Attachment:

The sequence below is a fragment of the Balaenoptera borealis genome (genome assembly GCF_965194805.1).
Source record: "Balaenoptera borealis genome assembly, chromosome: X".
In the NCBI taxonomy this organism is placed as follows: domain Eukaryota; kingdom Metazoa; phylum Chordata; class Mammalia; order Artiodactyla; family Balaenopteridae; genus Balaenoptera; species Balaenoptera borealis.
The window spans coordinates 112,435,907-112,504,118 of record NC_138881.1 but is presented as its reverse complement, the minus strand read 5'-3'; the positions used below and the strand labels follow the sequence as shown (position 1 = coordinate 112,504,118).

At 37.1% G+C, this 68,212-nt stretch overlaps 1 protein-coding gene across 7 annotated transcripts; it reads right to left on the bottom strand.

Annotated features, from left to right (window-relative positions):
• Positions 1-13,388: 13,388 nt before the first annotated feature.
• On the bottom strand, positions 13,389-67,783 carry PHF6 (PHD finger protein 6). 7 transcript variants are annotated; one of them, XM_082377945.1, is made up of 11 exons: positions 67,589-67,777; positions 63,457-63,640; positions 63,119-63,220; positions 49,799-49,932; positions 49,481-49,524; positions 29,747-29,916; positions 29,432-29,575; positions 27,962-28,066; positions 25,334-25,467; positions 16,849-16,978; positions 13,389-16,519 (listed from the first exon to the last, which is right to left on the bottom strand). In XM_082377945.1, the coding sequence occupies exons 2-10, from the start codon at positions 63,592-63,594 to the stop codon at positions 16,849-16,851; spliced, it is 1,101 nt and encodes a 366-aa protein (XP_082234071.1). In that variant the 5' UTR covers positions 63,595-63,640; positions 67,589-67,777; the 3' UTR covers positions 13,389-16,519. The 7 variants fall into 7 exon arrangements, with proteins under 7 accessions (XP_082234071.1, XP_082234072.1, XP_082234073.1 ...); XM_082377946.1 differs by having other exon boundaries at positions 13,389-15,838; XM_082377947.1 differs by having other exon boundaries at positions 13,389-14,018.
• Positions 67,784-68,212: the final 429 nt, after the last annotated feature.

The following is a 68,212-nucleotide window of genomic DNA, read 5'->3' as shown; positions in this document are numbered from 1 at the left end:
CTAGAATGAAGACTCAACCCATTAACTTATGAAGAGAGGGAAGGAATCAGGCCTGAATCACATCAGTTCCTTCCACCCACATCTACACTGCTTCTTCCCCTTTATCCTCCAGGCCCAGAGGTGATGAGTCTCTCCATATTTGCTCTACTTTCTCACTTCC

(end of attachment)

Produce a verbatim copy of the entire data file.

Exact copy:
The sequence below is a fragment of the Balaenoptera borealis genome (genome assembly GCF_965194805.1).
Source record: "Balaenoptera borealis genome assembly, chromosome: X".
In the NCBI taxonomy this organism is placed as follows: domain Eukaryota; kingdom Metazoa; phylum Chordata; class Mammalia; order Artiodactyla; family Balaenopteridae; genus Balaenoptera; species Balaenoptera borealis.
The window spans coordinates 112,435,907-112,504,118 of record NC_138881.1 but is presented as its reverse complement, the minus strand read 5'-3'; the positions used below and the strand labels follow the sequence as shown (position 1 = coordinate 112,504,118).

At 37.1% G+C, this 68,212-nt stretch overlaps 1 protein-coding gene across 7 annotated transcripts; it reads right to left on the bottom strand.

Annotated features, from left to right (window-relative positions):
• Positions 1-13,388: 13,388 nt before the first annotated feature.
• On the bottom strand, positions 13,389-67,783 carry PHF6 (PHD finger protein 6). 7 transcript variants are annotated; one of them, XM_082377945.1, is made up of 11 exons: positions 67,589-67,777; positions 63,457-63,640; positions 63,119-63,220; positions 49,799-49,932; positions 49,481-49,524; positions 29,747-29,916; positions 29,432-29,575; positions 27,962-28,066; positions 25,334-25,467; positions 16,849-16,978; positions 13,389-16,519 (listed from the first exon to the last, which is right to left on the bottom strand). In XM_082377945.1, the coding sequence occupies exons 2-10, from the start codon at positions 63,592-63,594 to the stop codon at positions 16,849-16,851; spliced, it is 1,101 nt and encodes a 366-aa protein (XP_082234071.1). In that variant the 5' UTR covers positions 63,595-63,640; positions 67,589-67,777; the 3' UTR covers positions 13,389-16,519. The 7 variants fall into 7 exon arrangements, with proteins under 7 accessions (XP_082234071.1, XP_082234072.1, XP_082234073.1 ...); XM_082377946.1 differs by having other exon boundaries at positions 13,389-15,838; XM_082377947.1 differs by having other exon boundaries at positions 13,389-14,018.
• Positions 67,784-68,212: the final 429 nt, after the last annotated feature.

The following is a 68,212-nucleotide window of genomic DNA, read 5'->3' as shown; positions in this document are numbered from 1 at the left end:
CTAGAATGAAGACTCAACCCATTAACTTATGAAGAGAGGGAAGGAATCAGGCCTGAATCACATCAGTTCCTTCCACCCACATCTACACTGCTTCTTCCCCTTTATCCTCCAGGCCCAGAGGTGATGAGTCTCTCCATATTTGCTCTACTTTCTCACTTCC